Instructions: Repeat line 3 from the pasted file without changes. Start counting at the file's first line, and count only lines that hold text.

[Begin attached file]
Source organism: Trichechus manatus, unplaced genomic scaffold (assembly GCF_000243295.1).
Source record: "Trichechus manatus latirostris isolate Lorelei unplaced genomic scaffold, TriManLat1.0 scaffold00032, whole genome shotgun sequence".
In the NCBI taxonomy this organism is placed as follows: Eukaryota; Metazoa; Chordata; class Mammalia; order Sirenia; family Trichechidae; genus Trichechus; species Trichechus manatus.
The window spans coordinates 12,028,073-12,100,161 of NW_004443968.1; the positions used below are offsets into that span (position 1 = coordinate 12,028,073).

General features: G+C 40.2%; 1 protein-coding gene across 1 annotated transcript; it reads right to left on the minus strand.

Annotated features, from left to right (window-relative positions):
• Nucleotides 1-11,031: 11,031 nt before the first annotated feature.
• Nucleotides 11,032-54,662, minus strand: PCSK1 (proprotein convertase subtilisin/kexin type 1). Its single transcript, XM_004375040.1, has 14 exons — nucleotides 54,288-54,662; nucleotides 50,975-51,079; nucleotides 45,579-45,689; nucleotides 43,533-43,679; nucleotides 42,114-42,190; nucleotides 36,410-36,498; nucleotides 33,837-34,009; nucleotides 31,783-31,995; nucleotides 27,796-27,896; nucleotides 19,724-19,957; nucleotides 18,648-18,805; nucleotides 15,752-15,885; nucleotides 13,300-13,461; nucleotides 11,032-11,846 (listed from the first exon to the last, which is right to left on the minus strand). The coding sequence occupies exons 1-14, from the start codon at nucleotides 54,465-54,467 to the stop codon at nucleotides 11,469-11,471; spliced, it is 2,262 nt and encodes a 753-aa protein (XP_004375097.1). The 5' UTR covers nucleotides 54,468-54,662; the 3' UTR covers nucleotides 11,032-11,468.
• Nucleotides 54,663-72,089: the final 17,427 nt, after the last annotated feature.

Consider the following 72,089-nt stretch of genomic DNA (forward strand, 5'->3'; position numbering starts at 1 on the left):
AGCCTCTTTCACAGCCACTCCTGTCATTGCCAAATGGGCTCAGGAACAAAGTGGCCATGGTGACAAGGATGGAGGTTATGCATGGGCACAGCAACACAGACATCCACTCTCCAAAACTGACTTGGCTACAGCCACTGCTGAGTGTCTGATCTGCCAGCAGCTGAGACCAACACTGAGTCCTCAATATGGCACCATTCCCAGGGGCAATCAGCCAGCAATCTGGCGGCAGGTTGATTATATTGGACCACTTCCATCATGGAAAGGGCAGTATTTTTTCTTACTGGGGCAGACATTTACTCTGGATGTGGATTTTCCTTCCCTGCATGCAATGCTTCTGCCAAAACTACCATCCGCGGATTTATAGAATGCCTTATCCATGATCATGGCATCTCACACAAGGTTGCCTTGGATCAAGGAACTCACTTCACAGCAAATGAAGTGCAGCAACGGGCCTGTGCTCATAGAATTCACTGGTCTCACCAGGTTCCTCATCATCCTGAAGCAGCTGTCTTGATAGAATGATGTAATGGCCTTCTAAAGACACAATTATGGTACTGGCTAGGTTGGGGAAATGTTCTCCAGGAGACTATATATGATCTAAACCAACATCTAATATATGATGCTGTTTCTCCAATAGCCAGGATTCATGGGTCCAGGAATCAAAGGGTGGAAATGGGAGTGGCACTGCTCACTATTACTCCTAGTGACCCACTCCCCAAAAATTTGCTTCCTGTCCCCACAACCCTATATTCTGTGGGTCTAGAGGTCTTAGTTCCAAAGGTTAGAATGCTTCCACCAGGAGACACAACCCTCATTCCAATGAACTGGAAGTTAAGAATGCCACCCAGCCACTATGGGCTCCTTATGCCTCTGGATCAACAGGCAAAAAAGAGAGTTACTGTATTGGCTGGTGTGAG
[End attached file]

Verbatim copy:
In the NCBI taxonomy this organism is placed as follows: Eukaryota; Metazoa; Chordata; class Mammalia; order Sirenia; family Trichechidae; genus Trichechus; species Trichechus manatus.